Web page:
Theo Walcott already carried the excess psychological baggage of playing for Arsenal and so the past six months could have been too much for him. Or, indeed, anybody. The new contract issue, which mercifully has now been resolved, was played out under a glaring spotlight and generated an inordinate number of headlines.
"At least it gives the newspapers something to write about," said a fed-up Arsène Wenger at one point, and it was easy to see where the Arsenal manager was coming from. Walcott scores highly on the football media's index of A-Z listers, a complex formula based on youth, talent, excitement value, geography of club, price tag and international caps. When he is central to a saga that is heavy on intrigue, it is going to be written about.
As Arsenal regrouped after their latest angst-inducing defeat – Sunday's 2-1 derby loss at Chelsea – Walcott represented a glimmer of light. It was possible to paint his second-half performance, complete with eye-catching goal, as an emergence from a long, dark tunnel, after his signing of the contract extension last Friday. Except that it was his 15th goal of the season and he has played consistently well, when selected, throughout. His numbers are the best of his career.
Walcott talked of the extent of the background noise, which has been loud and testing, as he delivered a heartfelt call for Arsenal's players to get a grip, to shoo away the demons that are suffocating their talent and expression. "There's a lack of belief as to how good we can be," he said. Wenger and the club need more of the sort of character that Walcott has shown this season.
"It has been tough through the negotiations," Walcott said. "It hasn't always shown on the pitch and off the pitch but deep down, it has been tough, not just for me but for my family, my partner. They were all getting hit with it every week and every day. I'm so pleased it's over.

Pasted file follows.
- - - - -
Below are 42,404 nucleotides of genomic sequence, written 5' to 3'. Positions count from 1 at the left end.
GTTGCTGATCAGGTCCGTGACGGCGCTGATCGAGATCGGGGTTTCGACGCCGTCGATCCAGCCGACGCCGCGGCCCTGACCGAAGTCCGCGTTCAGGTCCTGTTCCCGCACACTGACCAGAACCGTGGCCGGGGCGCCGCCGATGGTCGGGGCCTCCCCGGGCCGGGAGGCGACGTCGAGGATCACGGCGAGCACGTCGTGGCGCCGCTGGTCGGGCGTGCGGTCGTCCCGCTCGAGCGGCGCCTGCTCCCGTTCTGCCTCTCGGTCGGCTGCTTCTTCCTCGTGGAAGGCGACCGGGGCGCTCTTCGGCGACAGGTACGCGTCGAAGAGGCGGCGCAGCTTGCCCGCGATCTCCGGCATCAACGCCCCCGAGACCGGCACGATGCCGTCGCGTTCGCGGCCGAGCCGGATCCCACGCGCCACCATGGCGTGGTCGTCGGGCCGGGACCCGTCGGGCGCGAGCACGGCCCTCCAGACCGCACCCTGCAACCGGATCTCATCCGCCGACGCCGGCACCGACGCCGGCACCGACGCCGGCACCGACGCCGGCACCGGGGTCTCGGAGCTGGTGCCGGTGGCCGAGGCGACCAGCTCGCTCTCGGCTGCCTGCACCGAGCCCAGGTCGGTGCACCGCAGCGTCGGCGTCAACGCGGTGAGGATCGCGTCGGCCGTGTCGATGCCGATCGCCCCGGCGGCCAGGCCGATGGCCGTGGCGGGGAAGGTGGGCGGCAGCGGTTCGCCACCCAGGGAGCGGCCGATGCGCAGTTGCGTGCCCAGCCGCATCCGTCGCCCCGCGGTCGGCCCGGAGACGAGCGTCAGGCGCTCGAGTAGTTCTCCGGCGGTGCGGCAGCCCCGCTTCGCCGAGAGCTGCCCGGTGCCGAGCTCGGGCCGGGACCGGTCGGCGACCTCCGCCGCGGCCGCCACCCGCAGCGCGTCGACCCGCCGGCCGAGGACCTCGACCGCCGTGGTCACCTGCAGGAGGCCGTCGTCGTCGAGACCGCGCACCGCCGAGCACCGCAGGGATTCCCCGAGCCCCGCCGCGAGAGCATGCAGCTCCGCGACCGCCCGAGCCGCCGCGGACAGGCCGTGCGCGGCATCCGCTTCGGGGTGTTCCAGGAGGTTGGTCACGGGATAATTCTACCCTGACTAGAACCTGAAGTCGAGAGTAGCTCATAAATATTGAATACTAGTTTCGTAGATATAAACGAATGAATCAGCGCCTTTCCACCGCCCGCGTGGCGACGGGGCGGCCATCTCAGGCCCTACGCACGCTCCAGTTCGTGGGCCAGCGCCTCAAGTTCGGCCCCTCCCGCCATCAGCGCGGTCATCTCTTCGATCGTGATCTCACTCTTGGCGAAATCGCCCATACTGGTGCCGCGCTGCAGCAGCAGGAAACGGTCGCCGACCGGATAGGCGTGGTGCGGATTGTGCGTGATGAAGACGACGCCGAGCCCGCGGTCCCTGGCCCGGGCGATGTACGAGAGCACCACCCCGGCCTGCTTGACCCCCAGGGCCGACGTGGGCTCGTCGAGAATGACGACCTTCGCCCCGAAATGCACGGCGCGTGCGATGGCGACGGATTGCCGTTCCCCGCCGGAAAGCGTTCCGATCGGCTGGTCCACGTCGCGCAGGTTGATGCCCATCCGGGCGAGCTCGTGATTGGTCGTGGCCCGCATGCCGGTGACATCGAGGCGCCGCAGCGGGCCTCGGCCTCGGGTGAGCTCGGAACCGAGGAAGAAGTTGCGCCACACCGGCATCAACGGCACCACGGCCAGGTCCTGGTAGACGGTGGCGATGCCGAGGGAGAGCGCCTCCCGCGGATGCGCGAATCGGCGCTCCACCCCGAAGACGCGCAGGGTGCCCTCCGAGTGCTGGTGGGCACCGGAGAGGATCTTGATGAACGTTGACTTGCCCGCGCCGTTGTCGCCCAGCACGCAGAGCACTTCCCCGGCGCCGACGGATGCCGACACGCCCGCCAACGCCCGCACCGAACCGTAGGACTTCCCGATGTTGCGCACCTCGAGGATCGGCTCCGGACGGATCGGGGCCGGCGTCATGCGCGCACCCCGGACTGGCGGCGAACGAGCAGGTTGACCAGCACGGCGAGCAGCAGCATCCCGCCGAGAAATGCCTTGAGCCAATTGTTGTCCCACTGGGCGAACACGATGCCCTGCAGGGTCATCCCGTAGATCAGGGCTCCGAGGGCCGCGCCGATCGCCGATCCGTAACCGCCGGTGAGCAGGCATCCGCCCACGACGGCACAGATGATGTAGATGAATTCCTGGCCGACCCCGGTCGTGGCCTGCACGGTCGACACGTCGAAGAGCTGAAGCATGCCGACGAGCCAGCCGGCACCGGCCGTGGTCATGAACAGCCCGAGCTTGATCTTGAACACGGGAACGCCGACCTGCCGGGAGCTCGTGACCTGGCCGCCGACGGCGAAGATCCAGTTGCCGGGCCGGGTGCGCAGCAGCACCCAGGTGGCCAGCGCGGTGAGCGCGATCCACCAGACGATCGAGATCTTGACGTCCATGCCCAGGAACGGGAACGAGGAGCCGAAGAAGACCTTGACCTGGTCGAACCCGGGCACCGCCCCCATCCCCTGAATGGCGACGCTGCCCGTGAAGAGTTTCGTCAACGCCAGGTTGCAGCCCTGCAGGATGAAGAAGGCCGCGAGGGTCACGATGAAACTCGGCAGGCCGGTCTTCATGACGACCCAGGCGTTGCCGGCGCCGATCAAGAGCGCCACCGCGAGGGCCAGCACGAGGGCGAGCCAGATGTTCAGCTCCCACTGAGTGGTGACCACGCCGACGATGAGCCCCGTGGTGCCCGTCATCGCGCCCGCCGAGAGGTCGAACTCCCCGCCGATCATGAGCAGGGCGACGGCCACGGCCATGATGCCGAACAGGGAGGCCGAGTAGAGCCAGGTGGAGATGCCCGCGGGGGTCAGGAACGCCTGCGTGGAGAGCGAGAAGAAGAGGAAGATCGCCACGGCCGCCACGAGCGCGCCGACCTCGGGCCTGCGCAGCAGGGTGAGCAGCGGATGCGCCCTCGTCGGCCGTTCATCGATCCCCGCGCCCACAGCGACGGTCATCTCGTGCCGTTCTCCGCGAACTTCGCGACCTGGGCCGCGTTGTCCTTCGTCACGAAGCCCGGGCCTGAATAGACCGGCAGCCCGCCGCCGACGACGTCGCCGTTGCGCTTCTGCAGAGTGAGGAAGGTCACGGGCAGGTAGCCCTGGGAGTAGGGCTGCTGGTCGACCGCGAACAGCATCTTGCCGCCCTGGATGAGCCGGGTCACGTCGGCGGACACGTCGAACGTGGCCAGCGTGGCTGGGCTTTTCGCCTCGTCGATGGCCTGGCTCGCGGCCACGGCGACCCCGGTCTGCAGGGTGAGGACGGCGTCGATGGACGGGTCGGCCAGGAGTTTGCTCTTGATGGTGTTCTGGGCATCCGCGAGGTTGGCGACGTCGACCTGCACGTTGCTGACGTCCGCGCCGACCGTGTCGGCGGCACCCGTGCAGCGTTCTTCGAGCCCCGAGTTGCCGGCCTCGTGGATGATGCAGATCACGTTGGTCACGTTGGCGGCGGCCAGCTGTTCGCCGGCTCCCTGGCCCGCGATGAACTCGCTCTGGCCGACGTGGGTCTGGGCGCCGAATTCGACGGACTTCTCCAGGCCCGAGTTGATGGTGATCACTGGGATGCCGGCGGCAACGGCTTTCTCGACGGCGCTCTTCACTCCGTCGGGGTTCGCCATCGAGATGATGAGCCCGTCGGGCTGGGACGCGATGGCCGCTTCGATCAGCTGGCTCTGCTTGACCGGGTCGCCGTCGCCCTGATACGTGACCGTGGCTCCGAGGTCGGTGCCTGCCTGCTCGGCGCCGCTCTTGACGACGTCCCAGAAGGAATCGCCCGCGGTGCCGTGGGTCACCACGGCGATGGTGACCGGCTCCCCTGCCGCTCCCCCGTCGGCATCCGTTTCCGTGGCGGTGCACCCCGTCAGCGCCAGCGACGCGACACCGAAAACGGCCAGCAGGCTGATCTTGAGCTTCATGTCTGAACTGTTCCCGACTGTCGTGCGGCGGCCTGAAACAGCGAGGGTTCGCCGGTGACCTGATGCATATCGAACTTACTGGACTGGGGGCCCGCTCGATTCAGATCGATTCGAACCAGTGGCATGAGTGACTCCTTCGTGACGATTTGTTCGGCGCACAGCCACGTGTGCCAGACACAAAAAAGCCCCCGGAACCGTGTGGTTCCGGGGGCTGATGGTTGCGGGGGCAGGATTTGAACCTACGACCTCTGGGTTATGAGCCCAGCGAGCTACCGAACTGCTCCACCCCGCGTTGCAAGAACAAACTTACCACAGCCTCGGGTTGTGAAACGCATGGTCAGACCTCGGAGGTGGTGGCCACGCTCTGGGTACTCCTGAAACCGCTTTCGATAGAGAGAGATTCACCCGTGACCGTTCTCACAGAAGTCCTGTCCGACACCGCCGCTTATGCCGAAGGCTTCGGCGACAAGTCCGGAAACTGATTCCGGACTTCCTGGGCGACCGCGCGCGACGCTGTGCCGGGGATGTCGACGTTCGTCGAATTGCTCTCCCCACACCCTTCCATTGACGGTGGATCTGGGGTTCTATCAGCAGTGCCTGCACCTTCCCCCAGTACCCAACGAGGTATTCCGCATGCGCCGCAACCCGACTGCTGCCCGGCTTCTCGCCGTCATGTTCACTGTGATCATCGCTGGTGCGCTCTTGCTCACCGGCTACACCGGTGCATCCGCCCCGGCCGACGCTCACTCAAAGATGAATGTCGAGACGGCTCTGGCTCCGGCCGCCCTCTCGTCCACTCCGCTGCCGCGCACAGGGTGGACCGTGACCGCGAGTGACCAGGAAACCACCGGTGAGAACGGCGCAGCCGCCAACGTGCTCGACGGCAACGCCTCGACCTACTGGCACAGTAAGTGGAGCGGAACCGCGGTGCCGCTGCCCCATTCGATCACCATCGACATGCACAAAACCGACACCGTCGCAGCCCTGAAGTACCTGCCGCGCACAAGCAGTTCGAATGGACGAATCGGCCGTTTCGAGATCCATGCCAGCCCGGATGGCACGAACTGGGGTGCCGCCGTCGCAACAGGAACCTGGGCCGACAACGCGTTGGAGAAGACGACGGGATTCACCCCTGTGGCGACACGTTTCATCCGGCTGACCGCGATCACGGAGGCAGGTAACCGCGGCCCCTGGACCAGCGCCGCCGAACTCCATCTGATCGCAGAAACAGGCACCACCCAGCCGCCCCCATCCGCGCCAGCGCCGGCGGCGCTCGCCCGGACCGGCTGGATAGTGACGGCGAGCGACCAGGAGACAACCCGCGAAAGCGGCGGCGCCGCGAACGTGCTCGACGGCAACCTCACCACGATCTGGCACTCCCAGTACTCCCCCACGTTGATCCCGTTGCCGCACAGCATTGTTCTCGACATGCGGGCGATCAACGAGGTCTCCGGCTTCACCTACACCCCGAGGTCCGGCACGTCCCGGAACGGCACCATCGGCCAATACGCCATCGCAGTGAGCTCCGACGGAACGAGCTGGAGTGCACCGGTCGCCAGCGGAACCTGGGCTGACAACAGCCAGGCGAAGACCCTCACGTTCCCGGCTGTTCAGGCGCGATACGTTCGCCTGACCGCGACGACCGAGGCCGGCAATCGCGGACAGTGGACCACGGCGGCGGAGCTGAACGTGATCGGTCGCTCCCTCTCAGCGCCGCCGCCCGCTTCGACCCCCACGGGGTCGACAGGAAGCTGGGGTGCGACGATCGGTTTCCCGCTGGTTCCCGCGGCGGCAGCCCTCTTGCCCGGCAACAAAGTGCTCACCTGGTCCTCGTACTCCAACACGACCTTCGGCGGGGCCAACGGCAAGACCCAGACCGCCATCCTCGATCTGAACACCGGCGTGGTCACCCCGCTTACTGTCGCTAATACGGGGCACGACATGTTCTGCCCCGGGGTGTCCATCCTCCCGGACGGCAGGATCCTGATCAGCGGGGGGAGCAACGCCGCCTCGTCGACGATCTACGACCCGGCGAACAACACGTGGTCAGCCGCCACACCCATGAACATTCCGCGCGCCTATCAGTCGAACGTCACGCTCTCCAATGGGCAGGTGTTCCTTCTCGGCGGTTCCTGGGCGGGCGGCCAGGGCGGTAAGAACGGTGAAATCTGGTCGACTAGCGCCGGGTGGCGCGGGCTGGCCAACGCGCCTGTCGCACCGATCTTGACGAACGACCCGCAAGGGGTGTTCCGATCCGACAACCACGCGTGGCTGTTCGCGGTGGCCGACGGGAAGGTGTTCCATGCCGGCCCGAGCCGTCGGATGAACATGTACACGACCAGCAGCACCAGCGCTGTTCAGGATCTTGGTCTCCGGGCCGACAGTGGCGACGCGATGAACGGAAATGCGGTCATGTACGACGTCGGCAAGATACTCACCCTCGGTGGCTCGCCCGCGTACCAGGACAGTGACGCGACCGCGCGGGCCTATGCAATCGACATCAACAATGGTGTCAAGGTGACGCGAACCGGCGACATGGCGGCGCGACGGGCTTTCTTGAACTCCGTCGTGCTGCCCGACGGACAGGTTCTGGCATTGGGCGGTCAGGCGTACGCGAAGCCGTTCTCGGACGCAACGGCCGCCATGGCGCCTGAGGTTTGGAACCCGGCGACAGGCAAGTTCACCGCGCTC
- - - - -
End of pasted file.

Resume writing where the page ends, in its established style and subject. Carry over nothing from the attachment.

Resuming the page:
"I can deal with the speculation but it's more my family and friends, who I thought might not have been able to cope. I've dealt with it and I think that shows that I've matured as a man. I can deal with these sort of things."
Arsenal's mental toughness or the lack thereof has been a burning issue for what has felt like an age. It is maddening for all concerned, especially Wenger, who has come to lament how the players' overwhelming desire to impress has sometimes crossed the line into anxiety. They were dismal in the first half at Stamford Bridge, when they trailed 2-0, and they were off the pace at home to Manchester City the previous weekend, when they fell behind by the same scoreline. Only when both games appeared to be out of reach and, perhaps, the pressure was lessened, did they begin to play, although they could not turn around either result.
There was a time when Wenger would talk of the youth of his team as a mitigating factor but a shift in his transfer policy since the summer of 2011, which has led to the pursuit of more seasoned internationals such as Mikel Arteta, Per Mertesacker, Lukas Podolski and Santi Cazorla, has diluted the excuse.
The stock reaction to an Arsenal defeat is the demand for further investment, which is fuelled by the knowledge that there is a sizeable kitty available to Wenger. The team's creative options looked thin on Sunday, when Wenger was reduced to summoning the forgotten man, Andrey Arshavin, even if the manager would point out that he was without a quintet of potential game-changers – Arteta, Podolski, Alex Oxlade-Chamberlain, Tomas Rosicky and Gervinho.
Wenger is scouring a difficult January market and there is no doubt that a new signing would be a tonic. But what is of overriding importance is that the current squad rouses itself. Arsenal play their game in hand on the top four at home to West Ham United on Wednesday night but even if they win, as they expect to do, they would still be four points off Tottenham Hotspur, the fourth-placed club.
The pressure is rarely less than extremely high at Emirates Stadium and the club have faced the prospect of failing to qualify for the Champions League before, only to rally when it mattered. The thought of falling short for the first time since 1997 is unthinkable on a footballing level and, at the same time, motivating.
"The Champions League means a lot," Walcott said. "It's one of the reasons why I decided to stay. I'm only 23 and yet I've played so much in the Champions League. I know how good it is and that our players will get better from playing in it. It turns you into a better player.
"I feel that we can and should be there, and I still think we will make it this season. This team is getting better every year and we don't want to be standing still. We need to be right up there at the end of the season. We blow hot and cold at home so we need to be positive and show the sort of commitment that we showed in the second half at Chelsea. Then, we should be fine."